Normally, I jump at the chance to speak at women’s conferences and participate in any way that will allow me to speak about my advocacy and organization around Women in sport. As a Muslimah living in the Toronto area, I have been very fortunate to be in a region that is bursting with female scholarship of varying degrees and community initiatives by intrepid women. There are tremendous organizations and groups that give nods to Muslim women and their expertise in journalism, health and wellness, social work,education, business, food– just to name a few. So much wisdom and experience masha’Allah.
Unfortunately, I had to respectfully withdraw from a conference that I had originally committed to. This post is in no way an attempt to shame organizers but continue a much-needed conversation about communication, professionalism and expectations of ourselves and the wider community. I still believe that the organizers had good intentions but the manner in which the event was carried out was subpar.
This particular conference was advertised as a “Women’s Expo” with a a fashion show and bazaar with local vendors. I was contacted during the early summer and was given at least 3 months of notice and happily agreed to speak with a close friend on “Muslim women in sport”.
My contact was an acquaintance and was very excited and determined to not make this a “typical” conference. After one conversation with her, and her mentioning other potential and brilliant female speakers, I signed on.
As the date approached, I was asked for a bio that could be attached to conference materials and they sent out e-mails and e-flyers with our names and faces on them.
Understandably, conference organizers were using the brands of local women who were associated with the conference to draw in more women. I shared this information widely through my social media accounts. Their Facebook page announced ticket sale upwards of 800. I looked forward to the event and coordinated with my husband to accommodate our busy family schedule.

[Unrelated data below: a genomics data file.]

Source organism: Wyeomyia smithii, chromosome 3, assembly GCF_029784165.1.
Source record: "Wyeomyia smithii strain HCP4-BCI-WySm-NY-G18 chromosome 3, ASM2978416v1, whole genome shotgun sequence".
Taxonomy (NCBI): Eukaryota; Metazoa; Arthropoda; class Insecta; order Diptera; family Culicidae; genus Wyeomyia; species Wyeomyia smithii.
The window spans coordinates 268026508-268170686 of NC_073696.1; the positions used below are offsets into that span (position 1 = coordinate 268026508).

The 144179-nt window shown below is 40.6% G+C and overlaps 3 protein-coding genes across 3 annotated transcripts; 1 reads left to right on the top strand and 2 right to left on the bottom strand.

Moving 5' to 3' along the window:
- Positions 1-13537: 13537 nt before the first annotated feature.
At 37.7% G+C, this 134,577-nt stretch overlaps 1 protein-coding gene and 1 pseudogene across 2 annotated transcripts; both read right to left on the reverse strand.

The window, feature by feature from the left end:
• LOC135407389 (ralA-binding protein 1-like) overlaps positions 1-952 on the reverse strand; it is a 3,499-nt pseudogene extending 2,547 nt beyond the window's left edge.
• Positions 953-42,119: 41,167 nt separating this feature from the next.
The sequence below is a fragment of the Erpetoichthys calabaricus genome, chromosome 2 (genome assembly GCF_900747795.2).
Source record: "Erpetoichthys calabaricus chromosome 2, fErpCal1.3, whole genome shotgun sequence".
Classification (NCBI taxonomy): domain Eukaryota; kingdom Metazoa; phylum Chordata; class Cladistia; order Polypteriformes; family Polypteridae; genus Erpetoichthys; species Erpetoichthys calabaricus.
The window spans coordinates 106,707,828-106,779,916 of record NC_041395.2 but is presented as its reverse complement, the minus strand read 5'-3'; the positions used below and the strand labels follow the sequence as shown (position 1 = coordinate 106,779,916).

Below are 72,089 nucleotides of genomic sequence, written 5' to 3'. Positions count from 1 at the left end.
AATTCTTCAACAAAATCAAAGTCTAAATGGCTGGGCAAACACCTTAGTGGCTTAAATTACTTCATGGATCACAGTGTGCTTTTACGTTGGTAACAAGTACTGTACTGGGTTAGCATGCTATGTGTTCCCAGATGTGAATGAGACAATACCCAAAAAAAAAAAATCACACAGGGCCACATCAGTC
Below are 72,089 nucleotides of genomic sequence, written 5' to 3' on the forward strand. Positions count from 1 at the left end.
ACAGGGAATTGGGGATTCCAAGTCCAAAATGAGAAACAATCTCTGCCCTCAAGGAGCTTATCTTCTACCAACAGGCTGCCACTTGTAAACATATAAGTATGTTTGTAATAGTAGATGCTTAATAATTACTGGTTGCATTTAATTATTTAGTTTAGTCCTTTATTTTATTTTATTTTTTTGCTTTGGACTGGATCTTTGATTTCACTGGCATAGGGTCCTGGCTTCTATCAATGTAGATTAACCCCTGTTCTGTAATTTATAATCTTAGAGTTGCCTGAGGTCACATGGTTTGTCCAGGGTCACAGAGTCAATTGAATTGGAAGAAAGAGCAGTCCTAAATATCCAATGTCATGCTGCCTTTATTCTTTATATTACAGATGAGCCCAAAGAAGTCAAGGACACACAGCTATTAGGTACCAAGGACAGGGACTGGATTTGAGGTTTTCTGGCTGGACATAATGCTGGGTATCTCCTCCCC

The first and most obvious issue for me arose with the announcement of the ‘Keynote Speaker’. As one of the presenters, I was less than thrilled to discover that at this conference for women the Keynote Speaker was…*wait for it*… a man.
Before I am accused of being sexist, I will explain why this is baffling. As mentioned, I live in Toronto. Point being, was it really necessary to invite a male speaker to a conference advertised as ‘for women only’?
I decided not to judge harshly until the conference was over. I had some friends email me and ask about why this was happening. My reply was simple and honest; I was not the organizer and that perhaps there was an element of expertise that they felt the Keynote Speaker had and could share.
But really?!? This area boasts some incredibly kickass Muslimahs and a multitude of female-run organizations and learning centres. In fact, a good chunk of the Muslimah Media Watch team lives in this region or only a few hours away.
The topic of highlighting Muslimah speakers and scholars at Muslim conferences and spaces is not a new one. Krista wrote about the RIS conference a few years ago. In the five years since that review, there are now at least four female speakers presenting at this year’s RIS conference. Out of twenty.
Leading up to the conference weekend in November, my presentation was ready and although I was not given a specific time to present, I had my part all set up. I was presenting with a friend of mine who is a magnificent sports coach and healthy living educator. We spoke a few times and ironed out some things and were feeling confident.